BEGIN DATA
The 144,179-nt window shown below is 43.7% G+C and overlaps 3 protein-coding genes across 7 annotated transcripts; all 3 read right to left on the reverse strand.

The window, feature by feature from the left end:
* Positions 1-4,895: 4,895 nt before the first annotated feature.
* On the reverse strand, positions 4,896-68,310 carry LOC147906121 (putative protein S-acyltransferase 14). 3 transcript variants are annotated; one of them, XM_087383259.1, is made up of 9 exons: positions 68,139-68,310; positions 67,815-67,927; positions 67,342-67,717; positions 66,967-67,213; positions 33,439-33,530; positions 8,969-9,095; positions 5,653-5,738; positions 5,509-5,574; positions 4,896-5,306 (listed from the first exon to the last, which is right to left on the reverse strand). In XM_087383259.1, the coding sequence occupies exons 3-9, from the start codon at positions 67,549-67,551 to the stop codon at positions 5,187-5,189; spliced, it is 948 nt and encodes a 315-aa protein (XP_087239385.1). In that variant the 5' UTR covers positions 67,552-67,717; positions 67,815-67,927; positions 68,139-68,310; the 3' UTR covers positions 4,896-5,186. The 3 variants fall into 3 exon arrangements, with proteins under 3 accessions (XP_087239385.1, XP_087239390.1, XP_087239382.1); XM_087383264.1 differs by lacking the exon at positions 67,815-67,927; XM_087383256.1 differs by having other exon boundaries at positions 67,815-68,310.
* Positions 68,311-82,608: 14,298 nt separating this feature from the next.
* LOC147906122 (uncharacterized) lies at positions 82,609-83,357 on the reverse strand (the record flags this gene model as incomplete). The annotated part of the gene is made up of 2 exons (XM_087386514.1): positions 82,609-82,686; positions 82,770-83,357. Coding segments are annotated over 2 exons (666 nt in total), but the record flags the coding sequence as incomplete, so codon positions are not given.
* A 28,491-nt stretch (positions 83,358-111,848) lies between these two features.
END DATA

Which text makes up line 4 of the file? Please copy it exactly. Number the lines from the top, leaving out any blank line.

* On the reverse strand, positions 4,896-68,310 carry LOC147906121 (putative protein S-acyltransferase 14). 3 transcript variants are annotated; one of them, XM_087383259.1, is made up of 9 exons: positions 68,139-68,310; positions 67,815-67,927; positions 67,342-67,717; positions 66,967-67,213; positions 33,439-33,530; positions 8,969-9,095; positions 5,653-5,738; positions 5,509-5,574; positions 4,896-5,306 (listed from the first exon to the last, which is right to left on the reverse strand). In XM_087383259.1, the coding sequence occupies exons 3-9, from the start codon at positions 67,549-67,551 to the stop codon at positions 5,187-5,189; spliced, it is 948 nt and encodes a 315-aa protein (XP_087239385.1). In that variant the 5' UTR covers positions 67,552-67,717; positions 67,815-67,927; positions 68,139-68,310; the 3' UTR covers positions 4,896-5,186. The 3 variants fall into 3 exon arrangements, with proteins under 3 accessions (XP_087239385.1, XP_087239390.1, XP_087239382.1); XM_087383264.1 differs by lacking the exon at positions 67,815-67,927; XM_087383256.1 differs by having other exon boundaries at positions 67,815-68,310.